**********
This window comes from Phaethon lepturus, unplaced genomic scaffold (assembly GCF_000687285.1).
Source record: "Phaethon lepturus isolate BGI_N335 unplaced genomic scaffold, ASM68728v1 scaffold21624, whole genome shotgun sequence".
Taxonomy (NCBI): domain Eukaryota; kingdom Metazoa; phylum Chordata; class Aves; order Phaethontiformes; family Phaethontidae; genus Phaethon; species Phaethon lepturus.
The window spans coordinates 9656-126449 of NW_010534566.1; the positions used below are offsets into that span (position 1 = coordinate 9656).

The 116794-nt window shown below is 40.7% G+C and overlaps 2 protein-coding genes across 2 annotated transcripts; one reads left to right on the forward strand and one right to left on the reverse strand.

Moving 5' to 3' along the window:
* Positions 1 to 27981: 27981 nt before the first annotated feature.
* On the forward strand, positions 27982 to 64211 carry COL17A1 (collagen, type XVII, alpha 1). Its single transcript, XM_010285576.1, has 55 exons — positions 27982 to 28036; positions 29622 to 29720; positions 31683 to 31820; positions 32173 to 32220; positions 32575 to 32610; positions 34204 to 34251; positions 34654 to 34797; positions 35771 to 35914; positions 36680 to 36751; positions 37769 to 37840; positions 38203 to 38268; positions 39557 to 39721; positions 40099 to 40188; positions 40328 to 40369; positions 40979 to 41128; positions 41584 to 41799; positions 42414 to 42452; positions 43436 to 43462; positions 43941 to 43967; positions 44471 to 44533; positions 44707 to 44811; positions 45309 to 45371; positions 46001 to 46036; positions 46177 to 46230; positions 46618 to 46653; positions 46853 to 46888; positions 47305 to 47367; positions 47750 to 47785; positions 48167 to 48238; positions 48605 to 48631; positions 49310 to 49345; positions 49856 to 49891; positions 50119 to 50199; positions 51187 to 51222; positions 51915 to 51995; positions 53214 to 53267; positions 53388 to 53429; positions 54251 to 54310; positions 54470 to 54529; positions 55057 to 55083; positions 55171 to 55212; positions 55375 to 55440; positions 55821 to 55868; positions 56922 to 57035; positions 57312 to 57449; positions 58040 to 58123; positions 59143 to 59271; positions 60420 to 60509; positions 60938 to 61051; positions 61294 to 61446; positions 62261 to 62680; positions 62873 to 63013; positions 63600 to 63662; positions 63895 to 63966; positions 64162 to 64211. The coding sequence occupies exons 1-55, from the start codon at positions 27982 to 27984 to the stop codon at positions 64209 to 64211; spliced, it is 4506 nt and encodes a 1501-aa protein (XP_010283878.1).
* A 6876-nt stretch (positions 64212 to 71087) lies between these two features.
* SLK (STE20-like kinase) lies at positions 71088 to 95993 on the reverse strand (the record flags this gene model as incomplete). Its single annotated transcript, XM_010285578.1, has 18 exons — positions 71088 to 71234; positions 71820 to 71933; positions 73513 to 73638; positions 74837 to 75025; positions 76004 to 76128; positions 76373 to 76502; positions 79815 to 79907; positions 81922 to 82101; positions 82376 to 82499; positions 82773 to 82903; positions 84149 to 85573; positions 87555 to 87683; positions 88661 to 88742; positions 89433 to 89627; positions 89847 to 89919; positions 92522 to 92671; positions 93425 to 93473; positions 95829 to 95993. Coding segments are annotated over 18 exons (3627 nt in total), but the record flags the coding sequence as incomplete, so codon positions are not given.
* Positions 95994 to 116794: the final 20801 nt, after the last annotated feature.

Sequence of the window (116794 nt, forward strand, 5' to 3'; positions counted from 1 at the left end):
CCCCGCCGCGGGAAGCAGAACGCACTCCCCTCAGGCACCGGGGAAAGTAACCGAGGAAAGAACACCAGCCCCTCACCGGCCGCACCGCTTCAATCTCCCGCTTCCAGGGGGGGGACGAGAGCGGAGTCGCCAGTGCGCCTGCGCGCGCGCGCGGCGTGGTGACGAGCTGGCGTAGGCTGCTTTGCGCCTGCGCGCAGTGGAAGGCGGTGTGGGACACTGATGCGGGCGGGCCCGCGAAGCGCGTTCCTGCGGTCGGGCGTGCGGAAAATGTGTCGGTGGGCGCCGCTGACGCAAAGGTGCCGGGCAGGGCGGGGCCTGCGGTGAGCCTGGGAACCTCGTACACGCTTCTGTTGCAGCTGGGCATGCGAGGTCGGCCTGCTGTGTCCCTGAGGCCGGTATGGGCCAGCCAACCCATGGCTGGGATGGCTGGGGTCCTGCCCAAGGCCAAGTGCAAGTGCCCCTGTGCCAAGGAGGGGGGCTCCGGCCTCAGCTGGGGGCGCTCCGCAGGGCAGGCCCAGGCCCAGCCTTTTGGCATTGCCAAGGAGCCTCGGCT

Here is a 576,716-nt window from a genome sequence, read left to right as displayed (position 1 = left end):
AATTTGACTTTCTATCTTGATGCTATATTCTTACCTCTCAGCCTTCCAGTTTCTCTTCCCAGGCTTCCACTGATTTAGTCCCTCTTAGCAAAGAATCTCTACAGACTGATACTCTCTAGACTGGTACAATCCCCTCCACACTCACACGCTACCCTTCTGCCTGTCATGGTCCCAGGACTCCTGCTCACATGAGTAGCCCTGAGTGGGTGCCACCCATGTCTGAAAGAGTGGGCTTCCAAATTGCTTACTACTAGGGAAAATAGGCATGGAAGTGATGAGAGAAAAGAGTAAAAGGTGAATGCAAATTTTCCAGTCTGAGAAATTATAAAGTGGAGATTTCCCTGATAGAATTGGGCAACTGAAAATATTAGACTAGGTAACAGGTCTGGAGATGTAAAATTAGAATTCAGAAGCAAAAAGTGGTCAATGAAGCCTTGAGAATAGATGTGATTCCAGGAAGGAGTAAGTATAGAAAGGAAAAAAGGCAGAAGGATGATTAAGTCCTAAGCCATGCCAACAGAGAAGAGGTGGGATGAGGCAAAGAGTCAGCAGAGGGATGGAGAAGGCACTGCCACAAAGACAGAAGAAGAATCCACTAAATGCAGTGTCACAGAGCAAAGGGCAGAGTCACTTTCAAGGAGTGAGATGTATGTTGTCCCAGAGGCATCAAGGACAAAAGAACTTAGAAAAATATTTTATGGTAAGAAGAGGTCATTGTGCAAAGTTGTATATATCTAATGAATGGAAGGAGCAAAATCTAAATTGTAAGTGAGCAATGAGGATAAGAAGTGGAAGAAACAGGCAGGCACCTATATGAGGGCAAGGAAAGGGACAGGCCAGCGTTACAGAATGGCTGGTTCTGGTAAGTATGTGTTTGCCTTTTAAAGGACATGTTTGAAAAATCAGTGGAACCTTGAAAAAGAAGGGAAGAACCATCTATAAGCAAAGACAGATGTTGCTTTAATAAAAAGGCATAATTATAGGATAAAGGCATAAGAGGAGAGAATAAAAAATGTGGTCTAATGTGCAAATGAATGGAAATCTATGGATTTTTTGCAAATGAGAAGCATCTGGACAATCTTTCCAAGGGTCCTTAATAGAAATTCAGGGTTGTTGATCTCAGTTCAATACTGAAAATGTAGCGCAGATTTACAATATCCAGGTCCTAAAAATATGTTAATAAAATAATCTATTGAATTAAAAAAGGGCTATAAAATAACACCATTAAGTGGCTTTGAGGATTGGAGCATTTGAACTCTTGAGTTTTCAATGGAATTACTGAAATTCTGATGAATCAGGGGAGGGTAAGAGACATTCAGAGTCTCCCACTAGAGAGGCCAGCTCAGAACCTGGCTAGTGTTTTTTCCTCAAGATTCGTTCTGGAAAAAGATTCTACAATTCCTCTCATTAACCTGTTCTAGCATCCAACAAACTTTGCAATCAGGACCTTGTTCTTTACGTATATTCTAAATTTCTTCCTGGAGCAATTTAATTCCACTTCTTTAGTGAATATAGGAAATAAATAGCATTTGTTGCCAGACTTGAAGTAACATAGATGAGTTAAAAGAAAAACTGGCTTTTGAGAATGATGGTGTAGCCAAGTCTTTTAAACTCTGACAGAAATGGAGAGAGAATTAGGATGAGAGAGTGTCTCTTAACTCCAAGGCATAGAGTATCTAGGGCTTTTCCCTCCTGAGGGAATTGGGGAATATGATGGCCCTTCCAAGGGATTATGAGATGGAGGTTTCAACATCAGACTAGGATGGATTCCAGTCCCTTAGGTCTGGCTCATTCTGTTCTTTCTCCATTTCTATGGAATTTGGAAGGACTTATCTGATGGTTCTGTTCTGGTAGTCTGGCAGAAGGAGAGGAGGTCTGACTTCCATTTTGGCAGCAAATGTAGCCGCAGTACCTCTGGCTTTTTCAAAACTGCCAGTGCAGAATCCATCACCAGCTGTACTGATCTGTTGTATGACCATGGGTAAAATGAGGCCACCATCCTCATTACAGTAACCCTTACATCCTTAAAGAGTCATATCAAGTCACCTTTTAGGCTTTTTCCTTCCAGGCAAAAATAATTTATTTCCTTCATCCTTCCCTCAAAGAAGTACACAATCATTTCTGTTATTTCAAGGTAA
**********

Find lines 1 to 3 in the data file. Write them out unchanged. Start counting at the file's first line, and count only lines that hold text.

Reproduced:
This window comes from Phaethon lepturus, unplaced genomic scaffold (assembly GCF_000687285.1).
Source record: "Phaethon lepturus isolate BGI_N335 unplaced genomic scaffold, ASM68728v1 scaffold21624, whole genome shotgun sequence".
Taxonomy (NCBI): domain Eukaryota; kingdom Metazoa; phylum Chordata; class Aves; order Phaethontiformes; family Phaethontidae; genus Phaethon; species Phaethon lepturus.